If we choose essential oils that are safe for dogs, and use them in diluted form, they are generally safe to use on dogs and have a positive therapeutic effect.
Having said that, bear in mind that all dogs are different and may react very differently to even the same oil! So if you are using essential oils on your dog for the first time, take extra precaution.
Also, just because essential oils are "natural", doesn't mean that they are all safe to use. Some essential oils, diluted or not, are unsafe for dogs and use of such oils should be avoided altogether.
Here are some essential oils that should NOT be used on dogs:
Because of uterine stimulation or possible toxicity, avoid using these oils on dogs, especially on pregnant dogs.
*The oil of Juniper berry is perfectly safe, but the Juniper wood oil is toxic to the kidneys.
Some aromatherapy formulae found on websites suggest using the oils birch and wintergreen for joint pains caused by arthritis. However, dermal use of these two oils has been proven to be toxic as they contain high levels of methyl salicylate. Ingestion can cause severe poisoning and death.
These oils can cause dermal irritation and possible toxicity to both people and pets.
Due to the pungent properties of these oils, they are considered to be hazardous and may cause severe dermal irritation.
Although this oil is effective in repelling flea, it is also highly toxic to the kidneys and the nervous system. It is also a known abortifacient. Avoid using this oil on pets and yourself!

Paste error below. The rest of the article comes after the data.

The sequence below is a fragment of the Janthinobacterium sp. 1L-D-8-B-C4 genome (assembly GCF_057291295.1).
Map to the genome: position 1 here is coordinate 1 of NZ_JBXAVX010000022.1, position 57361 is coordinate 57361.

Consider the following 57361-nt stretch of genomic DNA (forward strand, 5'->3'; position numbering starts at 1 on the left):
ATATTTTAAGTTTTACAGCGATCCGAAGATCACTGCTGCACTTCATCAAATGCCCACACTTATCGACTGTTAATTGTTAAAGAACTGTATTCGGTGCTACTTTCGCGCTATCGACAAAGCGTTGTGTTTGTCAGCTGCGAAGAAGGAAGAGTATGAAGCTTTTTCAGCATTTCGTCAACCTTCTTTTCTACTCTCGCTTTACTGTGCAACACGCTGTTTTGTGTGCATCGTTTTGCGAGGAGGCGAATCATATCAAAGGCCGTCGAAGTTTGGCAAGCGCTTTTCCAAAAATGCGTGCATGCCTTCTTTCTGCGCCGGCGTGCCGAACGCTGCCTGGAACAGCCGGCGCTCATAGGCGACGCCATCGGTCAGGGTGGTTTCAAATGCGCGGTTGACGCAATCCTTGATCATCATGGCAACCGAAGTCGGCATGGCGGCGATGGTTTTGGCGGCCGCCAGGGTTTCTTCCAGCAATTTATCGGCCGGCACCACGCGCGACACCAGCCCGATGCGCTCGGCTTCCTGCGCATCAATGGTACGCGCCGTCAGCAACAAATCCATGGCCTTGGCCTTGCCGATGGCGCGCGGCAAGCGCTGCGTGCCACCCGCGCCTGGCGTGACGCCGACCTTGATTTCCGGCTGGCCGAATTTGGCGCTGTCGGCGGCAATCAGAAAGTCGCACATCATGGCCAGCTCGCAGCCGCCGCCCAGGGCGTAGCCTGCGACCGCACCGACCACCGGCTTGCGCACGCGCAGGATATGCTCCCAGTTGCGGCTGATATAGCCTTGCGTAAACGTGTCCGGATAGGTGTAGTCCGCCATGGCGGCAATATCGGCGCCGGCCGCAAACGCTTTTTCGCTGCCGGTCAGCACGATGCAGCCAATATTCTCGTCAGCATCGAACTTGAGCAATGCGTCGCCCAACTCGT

This oil is a terrible photosensitizer.
Both the herb and the oil wormwood are toxic to pets and should be avoided at all costs, even though some people suggest using wormwood for treating worm infestation. There has been reports of wormwood essential oil causing renal failure in humans. It is also a known fact that wormwood causes seizures, and possesses very high oral and dermal toxicity.
Aromatherapy for dogs can be applied topically (i.e. on the skin), by diffusion and inhalation.
Topical application is the most commonly used technique, and the oils are applied directly to the area(s) needed. The oils penetrate the skin and are quickly absorbed by tiny capillaries which carry them to the bloodstream.
Essential oils can be topically applied via massage, or via spritzers, sprays, and of course the oils can also be added to shampoos, conditioners, salves, ointments, etc.
Remember, the oils have to be diluted before use. Carrier oils, such as olive oil, jojoba oil, sweet almond oil, can be used.
Petting is another, less "intense" way of applying oils topically to a dog. What you can do is, put diluted essential oils on your hands, rub them together until a light film of the desired concentration is on the hands. Then pet your dog using both hands. This is good for addressing canine emotional issues, such as anxiety, stress, depression, etc. The oils as well as the petting can calm the dog right down.
Diffusion and inhalation is another way to practice aromatherapy for dogs. A diffuser is used to evaporate the oils which are inhaled by the dog. Leave the diffuser on for about 20 to 30 minutes in order for the dog to inhale and absorb the oils. You should be able to see result if you repeat this procedure twice daily for five to seven days.
Some people wonder if essential oils can be given to dogs orally. Oral application of essential oils to dogs should only be done under the supervision of a holistic veterinarian who has properly training in aromatherapy.
As the oils are highly concentrated and potent, extreme care has to be taken to avoid overdose. And of course, some essential oils are simply not suitable for ingestion at all.
For home remedies, therefore, limit yourself to the first two techniques (topical application and inhalation).
If you plan to use essential oils on or around an old dog, exercise extra caution. See my blog post on Essential Oils for Old Dogs for more information.